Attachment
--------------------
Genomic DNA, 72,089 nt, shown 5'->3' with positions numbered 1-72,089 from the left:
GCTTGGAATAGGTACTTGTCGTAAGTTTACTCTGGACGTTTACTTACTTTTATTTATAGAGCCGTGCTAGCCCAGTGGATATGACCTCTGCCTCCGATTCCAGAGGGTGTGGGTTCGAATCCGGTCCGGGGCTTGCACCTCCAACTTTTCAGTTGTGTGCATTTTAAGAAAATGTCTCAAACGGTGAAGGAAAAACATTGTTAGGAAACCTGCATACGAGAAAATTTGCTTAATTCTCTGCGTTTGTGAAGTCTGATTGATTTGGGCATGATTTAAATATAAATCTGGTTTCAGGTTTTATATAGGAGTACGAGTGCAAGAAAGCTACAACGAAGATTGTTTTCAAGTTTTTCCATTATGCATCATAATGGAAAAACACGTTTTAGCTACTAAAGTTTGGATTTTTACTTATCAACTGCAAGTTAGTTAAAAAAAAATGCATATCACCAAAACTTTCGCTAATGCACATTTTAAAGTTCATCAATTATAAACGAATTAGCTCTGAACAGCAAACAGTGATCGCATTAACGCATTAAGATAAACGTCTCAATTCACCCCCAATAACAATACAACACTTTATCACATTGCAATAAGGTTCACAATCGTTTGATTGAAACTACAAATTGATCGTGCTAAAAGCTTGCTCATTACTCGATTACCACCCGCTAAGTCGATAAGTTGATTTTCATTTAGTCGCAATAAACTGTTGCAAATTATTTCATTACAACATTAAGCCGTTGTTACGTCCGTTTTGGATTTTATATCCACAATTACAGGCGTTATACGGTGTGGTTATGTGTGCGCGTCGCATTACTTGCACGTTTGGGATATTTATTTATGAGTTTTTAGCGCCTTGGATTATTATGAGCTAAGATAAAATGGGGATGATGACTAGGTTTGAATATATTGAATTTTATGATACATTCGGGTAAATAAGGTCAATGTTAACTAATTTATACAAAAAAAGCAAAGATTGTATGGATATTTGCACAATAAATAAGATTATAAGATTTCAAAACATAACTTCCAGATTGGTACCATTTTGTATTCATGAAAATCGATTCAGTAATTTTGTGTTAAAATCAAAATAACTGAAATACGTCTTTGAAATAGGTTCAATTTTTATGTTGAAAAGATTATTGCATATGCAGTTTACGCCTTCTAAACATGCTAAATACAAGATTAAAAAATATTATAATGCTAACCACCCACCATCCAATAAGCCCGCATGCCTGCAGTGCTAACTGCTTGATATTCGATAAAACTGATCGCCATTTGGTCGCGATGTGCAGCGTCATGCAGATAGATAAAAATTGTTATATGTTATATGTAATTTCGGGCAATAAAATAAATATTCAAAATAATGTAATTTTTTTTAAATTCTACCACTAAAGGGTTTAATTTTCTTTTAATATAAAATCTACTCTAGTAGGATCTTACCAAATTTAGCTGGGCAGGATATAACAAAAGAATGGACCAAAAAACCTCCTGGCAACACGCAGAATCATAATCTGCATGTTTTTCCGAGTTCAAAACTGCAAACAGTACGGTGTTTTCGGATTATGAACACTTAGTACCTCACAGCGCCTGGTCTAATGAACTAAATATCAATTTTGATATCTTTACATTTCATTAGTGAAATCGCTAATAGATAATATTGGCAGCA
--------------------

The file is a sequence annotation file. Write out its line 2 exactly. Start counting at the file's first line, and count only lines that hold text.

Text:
GCTTGGAATAGGTACTTGTCGTAAGTTTACTCTGGACGTTTACTTACTTTTATTTATAGAGCCGTGCTAGCCCAGTGGATATGACCTCTGCCTCCGATTCCAGAGGGTGTGGGTTCGAATCCGGTCCGGGGCTTGCACCTCCAACTTTTCAGTTGTGTGCATTTTAAGAAAATGTCTCAAACGGTGAAGGAAAAACATTGTTAGGAAACCTGCATACGAGAAAATTTGCTTAATTCTCTGCGTTTGTGAAGTCTGATTGATTTGGGCATGATTTAAATATAAATCTGGTTTCAGGTTTTATATAGGAGTACGAGTGCAAGAAAGCTACAACGAAGATTGTTTTCAAGTTTTTCCATTATGCATCATAATGGAAAAACACGTTTTAGCTACTAAAGTTTGGATTTTTACTTATCAACTGCAAGTTAGTTAAAAAAAAATGCATATCACCAAAACTTTCGCTAATGCACATTTTAAAGTTCATCAATTATAAACGAATTAGCTCTGAACAGCAAACAGTGATCGCATTAACGCATTAAGATAAACGTCTCAATTCACCCCCAATAACAATACAACACTTTATCACATTGCAATAAGGTTCACAATCGTTTGATTGAAACTACAAATTGATCGTGCTAAAAGCTTGCTCATTACTCGATTACCACCCGCTAAGTCGATAAGTTGATTTTCATTTAGTCGCAATAAACTGTTGCAAATTATTTCATTACAACATTAAGCCGTTGTTACGTCCGTTTTGGATTTTATATCCACAATTACAGGCGTTATACGGTGTGGTTATGTGTGCGCGTCGCATTACTTGCACGTTTGGGATATTTATTTATGAGTTTTTAGCGCCTTGGATTATTATGAGCTAAGATAAAATGGGGATGATGACTAGGTTTGAATATATTGAATTTTATGATACATTCGGGTAAATAAGGTCAATGTTAACTAATTTATACAAAAAAAGCAAAGATTGTATGGATATTTGCACAATAAATAAGATTATAAGATTTCAAAACATAACTTCCAGATTGGTACCATTTTGTATTCATGAAAATCGATTCAGTAATTTTGTGTTAAAATCAAAATAACTGAAATACGTCTTTGAAATAGGTTCAATTTTTATGTTGAAAAGATTATTGCATATGCAGTTTACGCCTTCTAAACATGCTAAATACAAGATTAAAAAATATTATAATGCTAACCACCCACCATCCAATAAGCCCGCATGCCTGCAGTGCTAACTGCTTGATATTCGATAAAACTGATCGCCATTTGGTCGCGATGTGCAGCGTCATGCAGATAGATAAAAATTGTTATATGTTATATGTAATTTCGGGCAATAAAATAAATATTCAAAATAATGTAATTTTTTTTAAATTCTACCACTAAAGGGTTTAATTTTCTTTTAATATAAAATCTACTCTAGTAGGATCTTACCAAATTTAGCTGGGCAGGATATAACAAAAGAATGGACCAAAAAACCTCCTGGCAACACGCAGAATCATAATCTGCATGTTTTTCCGAGTTCAAAACTGCAAACAGTACGGTGTTTTCGGATTATGAACACTTAGTACCTCACAGCGCCTGGTCTAATGAACTAAATATCAATTTTGATATCTTTACATTTCATTAGTGAAATCGCTAATAGATAATATTGGCAGCA